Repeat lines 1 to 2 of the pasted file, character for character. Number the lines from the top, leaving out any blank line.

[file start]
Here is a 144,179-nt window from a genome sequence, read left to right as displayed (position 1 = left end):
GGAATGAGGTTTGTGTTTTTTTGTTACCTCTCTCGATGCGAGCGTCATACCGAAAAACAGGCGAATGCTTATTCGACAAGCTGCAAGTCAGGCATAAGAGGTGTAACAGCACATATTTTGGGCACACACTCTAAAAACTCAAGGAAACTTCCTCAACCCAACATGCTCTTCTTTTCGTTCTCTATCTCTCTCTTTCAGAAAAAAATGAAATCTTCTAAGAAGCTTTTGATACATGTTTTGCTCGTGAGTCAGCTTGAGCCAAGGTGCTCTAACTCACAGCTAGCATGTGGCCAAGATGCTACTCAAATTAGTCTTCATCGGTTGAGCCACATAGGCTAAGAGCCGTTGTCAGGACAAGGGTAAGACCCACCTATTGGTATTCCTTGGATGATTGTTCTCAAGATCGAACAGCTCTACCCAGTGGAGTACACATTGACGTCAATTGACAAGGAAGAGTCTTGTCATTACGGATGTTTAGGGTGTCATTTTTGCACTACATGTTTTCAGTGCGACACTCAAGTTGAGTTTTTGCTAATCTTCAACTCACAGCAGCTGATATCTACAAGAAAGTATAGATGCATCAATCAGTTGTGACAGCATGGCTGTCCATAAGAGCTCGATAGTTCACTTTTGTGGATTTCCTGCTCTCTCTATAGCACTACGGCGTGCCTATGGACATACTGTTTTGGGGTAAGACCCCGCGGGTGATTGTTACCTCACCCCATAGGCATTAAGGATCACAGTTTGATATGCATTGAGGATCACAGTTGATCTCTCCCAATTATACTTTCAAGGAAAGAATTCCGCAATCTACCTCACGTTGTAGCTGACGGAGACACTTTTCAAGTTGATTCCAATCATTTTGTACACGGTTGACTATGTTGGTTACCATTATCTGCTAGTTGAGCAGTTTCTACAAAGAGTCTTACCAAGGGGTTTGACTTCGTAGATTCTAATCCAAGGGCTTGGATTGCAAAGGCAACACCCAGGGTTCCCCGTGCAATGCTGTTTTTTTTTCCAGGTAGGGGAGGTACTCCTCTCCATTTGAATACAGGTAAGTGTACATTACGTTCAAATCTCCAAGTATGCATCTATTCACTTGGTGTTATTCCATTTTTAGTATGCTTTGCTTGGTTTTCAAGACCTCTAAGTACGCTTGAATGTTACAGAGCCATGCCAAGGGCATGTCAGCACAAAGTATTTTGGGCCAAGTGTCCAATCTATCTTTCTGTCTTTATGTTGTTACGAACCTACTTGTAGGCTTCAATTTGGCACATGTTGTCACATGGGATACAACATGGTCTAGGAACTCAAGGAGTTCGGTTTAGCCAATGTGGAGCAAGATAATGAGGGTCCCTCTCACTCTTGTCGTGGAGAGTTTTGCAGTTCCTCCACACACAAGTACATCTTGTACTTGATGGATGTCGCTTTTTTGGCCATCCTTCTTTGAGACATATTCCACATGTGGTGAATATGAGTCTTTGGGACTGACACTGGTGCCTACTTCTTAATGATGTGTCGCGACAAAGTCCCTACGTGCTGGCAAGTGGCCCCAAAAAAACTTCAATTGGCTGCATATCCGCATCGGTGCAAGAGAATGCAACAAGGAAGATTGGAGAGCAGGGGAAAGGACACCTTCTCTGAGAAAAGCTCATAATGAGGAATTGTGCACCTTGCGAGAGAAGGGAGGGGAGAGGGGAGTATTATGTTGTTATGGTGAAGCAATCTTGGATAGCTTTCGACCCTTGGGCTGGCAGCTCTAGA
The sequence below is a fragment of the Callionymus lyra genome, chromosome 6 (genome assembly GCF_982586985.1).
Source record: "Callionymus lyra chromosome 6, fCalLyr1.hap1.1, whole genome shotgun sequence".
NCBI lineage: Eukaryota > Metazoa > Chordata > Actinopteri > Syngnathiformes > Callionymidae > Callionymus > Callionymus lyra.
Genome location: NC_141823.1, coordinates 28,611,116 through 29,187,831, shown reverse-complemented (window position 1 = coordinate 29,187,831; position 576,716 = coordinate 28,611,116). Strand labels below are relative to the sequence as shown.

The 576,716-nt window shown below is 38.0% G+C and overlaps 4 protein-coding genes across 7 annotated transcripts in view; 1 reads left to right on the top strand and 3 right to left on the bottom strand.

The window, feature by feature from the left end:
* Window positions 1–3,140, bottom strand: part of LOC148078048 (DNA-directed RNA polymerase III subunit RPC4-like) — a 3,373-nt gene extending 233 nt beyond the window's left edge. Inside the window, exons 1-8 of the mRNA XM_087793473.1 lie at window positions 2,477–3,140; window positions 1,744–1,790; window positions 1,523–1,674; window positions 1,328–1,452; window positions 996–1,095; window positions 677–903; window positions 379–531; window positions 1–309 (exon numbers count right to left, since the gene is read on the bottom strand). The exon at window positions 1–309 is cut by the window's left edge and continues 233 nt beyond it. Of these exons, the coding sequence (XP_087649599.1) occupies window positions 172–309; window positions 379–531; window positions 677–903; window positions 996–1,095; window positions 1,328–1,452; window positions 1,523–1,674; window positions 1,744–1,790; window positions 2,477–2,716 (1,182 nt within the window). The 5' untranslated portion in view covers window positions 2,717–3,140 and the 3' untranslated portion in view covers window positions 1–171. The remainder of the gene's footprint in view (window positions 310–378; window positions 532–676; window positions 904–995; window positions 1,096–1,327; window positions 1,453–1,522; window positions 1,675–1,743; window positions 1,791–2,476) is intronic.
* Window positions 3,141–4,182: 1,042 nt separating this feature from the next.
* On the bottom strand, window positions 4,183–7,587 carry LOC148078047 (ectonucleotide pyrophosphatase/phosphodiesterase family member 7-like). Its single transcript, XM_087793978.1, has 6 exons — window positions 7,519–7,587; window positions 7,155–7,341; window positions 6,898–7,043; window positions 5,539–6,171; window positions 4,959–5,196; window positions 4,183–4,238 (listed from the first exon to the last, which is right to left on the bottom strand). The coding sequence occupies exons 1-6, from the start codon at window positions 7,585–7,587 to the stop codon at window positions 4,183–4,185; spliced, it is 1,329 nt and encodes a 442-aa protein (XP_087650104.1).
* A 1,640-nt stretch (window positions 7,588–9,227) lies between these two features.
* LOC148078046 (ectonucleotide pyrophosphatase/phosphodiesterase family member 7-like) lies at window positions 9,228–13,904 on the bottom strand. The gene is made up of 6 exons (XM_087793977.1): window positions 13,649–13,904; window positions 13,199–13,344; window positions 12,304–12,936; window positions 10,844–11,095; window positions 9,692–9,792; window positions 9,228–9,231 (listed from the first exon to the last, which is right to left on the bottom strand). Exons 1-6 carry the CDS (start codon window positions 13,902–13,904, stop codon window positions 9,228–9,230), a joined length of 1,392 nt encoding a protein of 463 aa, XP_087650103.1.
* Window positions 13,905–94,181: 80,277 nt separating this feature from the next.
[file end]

Here is a 144,179-nt window from a genome sequence, read left to right as displayed (position 1 = left end):
GGAATGAGGTTTGTGTTTTTTTGTTACCTCTCTCGATGCGAGCGTCATACCGAAAAACAGGCGAATGCTTATTCGACAAGCTGCAAGTCAGGCATAAGAGGTGTAACAGCACATATTTTGGGCACACACTCTAAAAACTCAAGGAAACTTCCTCAACCCAACATGCTCTTCTTTTCGTTCTCTATCTCTCTCTTTCAGAAAAAAATGAAATCTTCTAAGAAGCTTTTGATACATGTTTTGCTCGTGAGTCAGCTTGAGCCAAGGTGCTCTAACTCACAGCTAGCATGTGGCCAAGATGCTACTCAAATTAGTCTTCATCGGTTGAGCCACATAGGCTAAGAGCCGTTGTCAGGACAAGGGTAAGACCCACCTATTGGTATTCCTTGGATGATTGTTCTCAAGATCGAACAGCTCTACCCAGTGGAGTACACATTGACGTCAATTGACAAGGAAGAGTCTTGTCATTACGGATGTTTAGGGTGTCATTTTTGCACTACATGTTTTCAGTGCGACACTCAAGTTGAGTTTTTGCTAATCTTCAACTCACAGCAGCTGATATCTACAAGAAAGTATAGATGCATCAATCAGTTGTGACAGCATGGCTGTCCATAAGAGCTCGATAGTTCACTTTTGTGGATTTCCTGCTCTCTCTATAGCACTACGGCGTGCCTATGGACATACTGTTTTGGGGTAAGACCCCGCGGGTGATTGTTACCTCACCCCATAGGCATTAAGGATCACAGTTTGATATGCATTGAGGATCACAGTTGATCTCTCCCAATTATACTTTCAAGGAAAGAATTCCGCAATCTACCTCACGTTGTAGCTGACGGAGACACTTTTCAAGTTGATTCCAATCATTTTGTACACGGTTGACTATGTTGGTTACCATTATCTGCTAGTTGAGCAGTTTCTACAAAGAGTCTTACCAAGGGGTTTGACTTCGTAGATTCTAATCCAAGGGCTTGGATTGCAAAGGCAACACCCAGGGTTCCCCGTGCAATGCTGTTTTTTTTTCCAGGTAGGGGAGGTACTCCTCTCCATTTGAATACAGGTAAGTGTACATTACGTTCAAATCTCCAAGTATGCATCTATTCACTTGGTGTTATTCCATTTTTAGTATGCTTTGCTTGGTTTTCAAGACCTCTAAGTACGCTTGAATGTTACAGAGCCATGCCAAGGGCATGTCAGCACAAAGTATTTTGGGCCAAGTGTCCAATCTATCTTTCTGTCTTTATGTTGTTACGAACCTACTTGTAGGCTTCAATTTGGCACATGTTGTCACATGGGATACAACATGGTCTAGGAACTCAAGGAGTTCGGTTTAGCCAATGTGGAGCAAGATAATGAGGGTCCCTCTCACTCTTGTCGTGGAGAGTTTTGCAGTTCCTCCACACACAAGTACATCTTGTACTTGATGGATGTCGCTTTTTTGGCCATCCTTCTTTGAGACATATTCCACATGTGGTGAATATGAGTCTTTGGGACTGACACTGGTGCCTACTTCTTAATGATGTGTCGCGACAAAGTCCCTACGTGCTGGCAAGTGGCCCCAAAAAAACTTCAATTGGCTGCATATCCGCATCGGTGCAAGAGAATGCAACAAGGAAGATTGGAGAGCAGGGGAAAGGACACCTTCTCTGAGAAAAGCTCATAATGAGGAATTGTGCACCTTGCGAGAGAAGGGAGGGGAGAGGGGAGTATTATGTTGTTATGGTGAAGCAATCTTGGATAGCTTTCGACCCTTGGGCTGGCAGCTCTAGA